Tuesday, March 26, 2019

Self-Discovery in Oates Naked Essay -- Oates Naked Essays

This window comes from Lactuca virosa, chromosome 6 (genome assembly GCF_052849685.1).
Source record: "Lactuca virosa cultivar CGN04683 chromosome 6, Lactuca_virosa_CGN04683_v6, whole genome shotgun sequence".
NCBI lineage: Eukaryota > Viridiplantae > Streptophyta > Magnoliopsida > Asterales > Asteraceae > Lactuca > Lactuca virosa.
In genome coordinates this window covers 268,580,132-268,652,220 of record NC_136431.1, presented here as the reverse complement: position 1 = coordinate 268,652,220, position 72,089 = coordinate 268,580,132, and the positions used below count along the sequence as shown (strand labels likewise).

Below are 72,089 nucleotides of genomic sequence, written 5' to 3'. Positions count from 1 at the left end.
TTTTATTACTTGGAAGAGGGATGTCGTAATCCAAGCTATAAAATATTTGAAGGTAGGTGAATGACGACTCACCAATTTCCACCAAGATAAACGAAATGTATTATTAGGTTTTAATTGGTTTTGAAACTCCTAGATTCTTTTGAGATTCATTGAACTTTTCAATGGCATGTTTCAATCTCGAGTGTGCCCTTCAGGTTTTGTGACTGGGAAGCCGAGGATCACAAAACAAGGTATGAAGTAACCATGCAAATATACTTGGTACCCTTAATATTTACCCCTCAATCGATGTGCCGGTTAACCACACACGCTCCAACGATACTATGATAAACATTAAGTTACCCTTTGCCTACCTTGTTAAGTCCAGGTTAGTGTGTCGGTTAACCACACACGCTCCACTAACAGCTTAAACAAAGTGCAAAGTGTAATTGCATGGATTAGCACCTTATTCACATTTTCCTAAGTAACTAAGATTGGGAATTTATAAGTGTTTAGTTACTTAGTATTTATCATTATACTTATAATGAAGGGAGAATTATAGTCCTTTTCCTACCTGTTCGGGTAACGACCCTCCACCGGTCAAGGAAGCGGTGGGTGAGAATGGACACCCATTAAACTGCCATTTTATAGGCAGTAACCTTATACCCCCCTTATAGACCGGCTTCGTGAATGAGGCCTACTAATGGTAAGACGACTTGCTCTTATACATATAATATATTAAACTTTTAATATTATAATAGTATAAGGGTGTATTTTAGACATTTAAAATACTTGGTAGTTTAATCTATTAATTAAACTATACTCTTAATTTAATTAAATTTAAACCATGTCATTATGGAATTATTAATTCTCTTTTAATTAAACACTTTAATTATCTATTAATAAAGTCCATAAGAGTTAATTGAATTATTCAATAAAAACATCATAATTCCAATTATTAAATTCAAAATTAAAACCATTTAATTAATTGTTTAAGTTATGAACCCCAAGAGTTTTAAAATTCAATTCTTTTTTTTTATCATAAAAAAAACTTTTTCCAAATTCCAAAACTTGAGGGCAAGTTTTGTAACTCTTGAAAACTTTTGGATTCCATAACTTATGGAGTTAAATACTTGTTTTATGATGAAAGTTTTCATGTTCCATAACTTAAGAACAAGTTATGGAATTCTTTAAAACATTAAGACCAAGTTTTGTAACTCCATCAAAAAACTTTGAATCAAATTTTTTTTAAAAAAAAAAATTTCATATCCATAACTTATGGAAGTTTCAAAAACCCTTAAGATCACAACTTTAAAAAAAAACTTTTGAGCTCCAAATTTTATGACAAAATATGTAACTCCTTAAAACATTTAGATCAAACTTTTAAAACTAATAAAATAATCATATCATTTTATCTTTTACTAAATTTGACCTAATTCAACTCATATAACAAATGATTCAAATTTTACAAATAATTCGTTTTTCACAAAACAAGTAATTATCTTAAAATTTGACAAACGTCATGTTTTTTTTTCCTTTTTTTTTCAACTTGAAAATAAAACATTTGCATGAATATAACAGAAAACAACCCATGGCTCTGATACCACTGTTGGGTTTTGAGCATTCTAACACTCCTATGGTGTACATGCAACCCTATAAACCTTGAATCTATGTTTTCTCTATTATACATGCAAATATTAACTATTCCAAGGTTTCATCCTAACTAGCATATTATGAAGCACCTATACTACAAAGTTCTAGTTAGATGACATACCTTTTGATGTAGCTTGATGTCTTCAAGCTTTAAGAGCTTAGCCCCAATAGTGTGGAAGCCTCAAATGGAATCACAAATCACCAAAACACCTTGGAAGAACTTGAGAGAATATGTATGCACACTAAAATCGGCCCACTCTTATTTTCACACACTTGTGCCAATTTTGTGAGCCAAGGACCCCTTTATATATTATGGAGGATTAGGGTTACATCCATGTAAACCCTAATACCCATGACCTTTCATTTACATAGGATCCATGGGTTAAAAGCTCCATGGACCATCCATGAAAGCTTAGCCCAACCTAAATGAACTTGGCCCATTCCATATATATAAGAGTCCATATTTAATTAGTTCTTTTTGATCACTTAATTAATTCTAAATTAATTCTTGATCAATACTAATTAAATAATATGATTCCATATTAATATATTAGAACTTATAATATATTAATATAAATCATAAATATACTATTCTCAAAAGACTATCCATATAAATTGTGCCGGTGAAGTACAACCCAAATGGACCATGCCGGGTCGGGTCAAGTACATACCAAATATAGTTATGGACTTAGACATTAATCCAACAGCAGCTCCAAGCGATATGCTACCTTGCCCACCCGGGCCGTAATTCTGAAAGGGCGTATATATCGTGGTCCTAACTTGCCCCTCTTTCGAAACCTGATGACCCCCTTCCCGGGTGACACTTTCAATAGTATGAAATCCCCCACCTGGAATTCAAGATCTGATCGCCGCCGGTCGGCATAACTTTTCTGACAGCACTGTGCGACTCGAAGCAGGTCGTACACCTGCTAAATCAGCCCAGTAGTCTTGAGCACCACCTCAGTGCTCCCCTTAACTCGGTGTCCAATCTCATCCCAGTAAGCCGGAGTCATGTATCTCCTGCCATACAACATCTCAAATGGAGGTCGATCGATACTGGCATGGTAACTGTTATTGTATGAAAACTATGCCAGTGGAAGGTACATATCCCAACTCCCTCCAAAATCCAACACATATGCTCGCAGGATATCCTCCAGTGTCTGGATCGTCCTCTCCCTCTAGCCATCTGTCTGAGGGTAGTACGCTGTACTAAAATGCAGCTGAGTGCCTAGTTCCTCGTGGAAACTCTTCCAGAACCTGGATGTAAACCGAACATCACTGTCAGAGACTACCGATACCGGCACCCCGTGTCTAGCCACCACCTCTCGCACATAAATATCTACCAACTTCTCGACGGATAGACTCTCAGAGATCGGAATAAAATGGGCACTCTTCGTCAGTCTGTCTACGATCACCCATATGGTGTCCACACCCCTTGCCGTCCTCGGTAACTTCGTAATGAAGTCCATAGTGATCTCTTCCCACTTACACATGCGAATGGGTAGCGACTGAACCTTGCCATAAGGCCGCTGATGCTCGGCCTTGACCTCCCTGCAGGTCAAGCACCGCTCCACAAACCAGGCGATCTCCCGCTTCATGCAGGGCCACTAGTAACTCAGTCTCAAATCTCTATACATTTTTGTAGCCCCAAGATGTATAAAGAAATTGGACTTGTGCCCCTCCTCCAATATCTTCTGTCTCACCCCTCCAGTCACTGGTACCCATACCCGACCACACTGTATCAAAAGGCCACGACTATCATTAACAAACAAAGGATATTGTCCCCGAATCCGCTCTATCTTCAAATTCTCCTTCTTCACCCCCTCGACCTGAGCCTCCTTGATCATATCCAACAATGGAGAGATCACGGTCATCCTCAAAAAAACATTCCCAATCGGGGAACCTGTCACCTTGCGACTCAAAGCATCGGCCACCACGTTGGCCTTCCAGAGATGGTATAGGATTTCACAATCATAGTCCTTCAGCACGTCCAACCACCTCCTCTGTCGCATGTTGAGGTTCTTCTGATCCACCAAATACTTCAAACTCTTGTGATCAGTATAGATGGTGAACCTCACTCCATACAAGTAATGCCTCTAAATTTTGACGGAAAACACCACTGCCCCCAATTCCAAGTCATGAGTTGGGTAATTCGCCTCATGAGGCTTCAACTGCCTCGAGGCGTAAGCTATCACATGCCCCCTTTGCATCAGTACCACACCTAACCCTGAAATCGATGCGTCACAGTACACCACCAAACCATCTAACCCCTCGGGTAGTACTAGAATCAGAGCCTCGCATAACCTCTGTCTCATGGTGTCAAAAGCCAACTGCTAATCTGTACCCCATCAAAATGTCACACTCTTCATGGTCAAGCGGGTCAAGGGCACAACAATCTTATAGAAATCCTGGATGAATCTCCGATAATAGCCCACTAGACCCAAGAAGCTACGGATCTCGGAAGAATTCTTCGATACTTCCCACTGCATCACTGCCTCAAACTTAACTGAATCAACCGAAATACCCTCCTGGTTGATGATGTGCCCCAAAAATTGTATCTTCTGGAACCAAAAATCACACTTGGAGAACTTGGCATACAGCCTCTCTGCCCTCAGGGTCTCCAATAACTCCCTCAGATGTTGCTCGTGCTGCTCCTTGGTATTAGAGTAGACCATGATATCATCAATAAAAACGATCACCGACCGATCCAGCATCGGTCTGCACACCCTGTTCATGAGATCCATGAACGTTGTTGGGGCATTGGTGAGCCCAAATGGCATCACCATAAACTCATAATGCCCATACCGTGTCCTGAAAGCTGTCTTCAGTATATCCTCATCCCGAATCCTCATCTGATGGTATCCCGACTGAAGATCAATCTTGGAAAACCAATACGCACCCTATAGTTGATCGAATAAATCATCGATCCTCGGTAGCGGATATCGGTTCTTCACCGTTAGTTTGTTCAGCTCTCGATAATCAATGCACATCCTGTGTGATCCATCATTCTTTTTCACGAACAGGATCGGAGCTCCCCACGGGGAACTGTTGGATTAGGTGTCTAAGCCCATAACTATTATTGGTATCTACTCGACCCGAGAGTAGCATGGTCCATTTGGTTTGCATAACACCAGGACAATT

Self-Discovery in Oates in the buff While other, less accomplished writers commit violence to shock or provoke, Joyce Carol Oates is usually more subtle and inventive. Such is the case in Naked, the story of a forty-six form old cleaning charwoman whose placid outer identity is ripped away by a brutal assault while out hiking not far from her fashionable, University Heights neighborhood. Like many of Oates storiesand in this regard she probably owes something to Flannery OConnorNaked focuses on a woman so entrenched in her plastered self-image that nothing short of violence could make her vulnerable to a humbling, though redemptive, self knowledge. The protagonist, a stolid, college administrator, prides herself on her liberal views and anti-racist, fair mindedness. Curiously, she remains anonymous throughout the story, though not without reason. Her namelessness brings us closer to her inside(a) world while at the same time obliquely suggesting that, wedded these same vio lent circumstances, she could be anyone, even you or me. Names wreak a kind of hearty identity, and Oates main interest here is in exploring what might happen when her characters social framework and the well predictable keep that goes with it are suddenly, and irrevocably, taken away. This, of course, is precisely what happens. What then, Oates seems to be asking, would be left? The answer, which is feverishly detailed in the remaining thirteen pages of this sixteen page story, is something this woman would never have asked for nor anticipated. Like most people in her social sphere, the woman takes for granted the civility and restraints that have kept her, prior to her attack, comfortably exempt from the personal chaos that violence unleashes. All of... ...the story concludes with the woman crouched, still naked, in the underbrush below her house and marveling how strange it is to be seeing her husband at last after having wanted so desperately to get home, and yet now feeli ng no sensation at what she saw. (138) Works Cited Hillman, James. Eranos Lectures 8, On Paranoia, by Hillman. Dallas Spring Publications, 1986. Oates, Joyce Carol. Naked. Heat and some other Stories. By Oates. New York Plume, 1991. Robinson, Sally Heat and Cold new-fangled prevarication by Joyce Carol Oates, Michigan Quarterly Review, Vol. XXXI, 1992. Notes 1. Robinson, Sally. Heat and Cold Recent Fiction by Joyce Carol Oates. Michigan Quarterly Review, Vol. XXXI, 1992. In coetaneous Literary Criticism, Vol. 108. 383. 2. Hillman, James. Eranos Lectures 8, On Paranoia. Spring Publications, 1986. 13-14.

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